The Internet Sales Tax “Windfall”: How Will States Respond?
For some time, the issue of online retailers collecting a sales tax has been a contentious one. The basic premise is that the web-based retailer would collect the tax, and then distribute it to the appropriate state based upon the destination of the order. It is estimated that in 2012 there were $225.5 billion dollars in sales generated online and $23 billion in uncollected taxes. Needless to say, this is a boon for buyers (and the sites that attract those buyers’ dollars) but a real bust for the states, many of which are in desperate need of that extra money for budgetary purposes.
While there is mixed support from online retailers, the main hurdle for implementing an online sales tax has always been the mechanics of it. Naysayers cite the fact that of the 45 states that currently have a sales tax, all have different sales tax rates, and different rates for different products. In many cases, there are variations within counties and cities as well. Online retailers see this as an administrative nightmare. Of course, they also see it as losing their competitive edge over brick-and-mortar stores, since many consumers head to the Internet to avoid paying a sales tax.
With all of the money at stake, states have pressured Congress to act. On May 6, 2013, the U.S. Senate passed the Marketplace Fairness Act. The act is intended to make it a smooth and equitable process for states to collect their piece of the pie. President Obama said he will sign the legislation, but there is still one significant hurdle: the conservative majority in the House may block its passage. Let’s assume for the moment that the bill makes it through the House and actually becomes a law. How responsible will the states be in using this windfall? After researching the various states and exploring their current fiscal conditions and mindsets, you could almost guess the answers.
After years of excess spending and supporting large entitlement programs, many states will undoubtedly use the money to try to plug shortfalls in their budgets. There will be no effort to eliminate anything – just attempts throw more money at it. Other states will dig the hole even deeper by using the money on more wasteful spending programs. But there are also several “stars” in this scenario. These are states that would use the money to improve their competitive standing on a national level. One such state, which has made headlines for taking tough and often unpopular steps to rein in spending and balance its budget, is the State of Wisconsin.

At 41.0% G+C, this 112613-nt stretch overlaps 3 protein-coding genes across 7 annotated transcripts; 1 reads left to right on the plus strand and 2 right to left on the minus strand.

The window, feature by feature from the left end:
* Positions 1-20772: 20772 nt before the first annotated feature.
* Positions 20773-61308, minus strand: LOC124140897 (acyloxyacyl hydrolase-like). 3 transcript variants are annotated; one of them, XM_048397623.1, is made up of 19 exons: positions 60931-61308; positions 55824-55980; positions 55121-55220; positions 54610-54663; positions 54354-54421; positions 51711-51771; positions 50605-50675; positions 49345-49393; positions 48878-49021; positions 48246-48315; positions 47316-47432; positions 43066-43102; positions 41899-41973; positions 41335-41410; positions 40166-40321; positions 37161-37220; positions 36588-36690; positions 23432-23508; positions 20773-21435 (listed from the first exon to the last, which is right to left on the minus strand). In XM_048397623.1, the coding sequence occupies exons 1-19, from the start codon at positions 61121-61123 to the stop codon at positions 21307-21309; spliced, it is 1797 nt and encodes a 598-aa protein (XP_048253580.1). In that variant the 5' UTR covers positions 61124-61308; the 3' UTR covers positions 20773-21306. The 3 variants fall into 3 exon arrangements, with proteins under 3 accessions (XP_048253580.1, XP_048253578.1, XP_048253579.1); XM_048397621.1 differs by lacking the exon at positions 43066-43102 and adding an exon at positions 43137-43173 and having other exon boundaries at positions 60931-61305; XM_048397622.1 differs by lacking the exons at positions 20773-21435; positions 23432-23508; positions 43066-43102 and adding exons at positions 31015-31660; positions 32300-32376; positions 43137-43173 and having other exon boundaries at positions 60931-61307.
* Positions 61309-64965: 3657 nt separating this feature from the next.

In the period from 1995 through 2010, Wisconsin lost more than $2.51 billion in outward wealth migration to states with more attractive tax structures. The largest winners in this shuffling of funds have been Texas and, to a greater extent, Florida. Neither of these states has any state income tax, and both also have other business-friendly policies. Wisconsin Governor Scott Walker wants to join those ranks, and he sees that one way to do it is by eliminating Wisconsin’s state income tax. The biggest challenge in getting legislation like this approved is to maintain revenue neutrality in the process. Generally speaking, this is done by raising taxes in other areas, such as increased sales tax rates, property taxes, etc. These steps are often strongly opposed for being unfair to the poor, and that line of argument usually stops the process in its tracks.
Governor Walker plans to take a far more responsible course in using the additional dollars. Should the online sales tax come to pass, he would use his estimated $95 million to help mitigate these concerns by reducing the negative impact. As a result, the governor may finally achieve his goal of eliminating the state income tax and making the State of Wisconsin a recipient of this migrating national wealth, rather than the victim of it.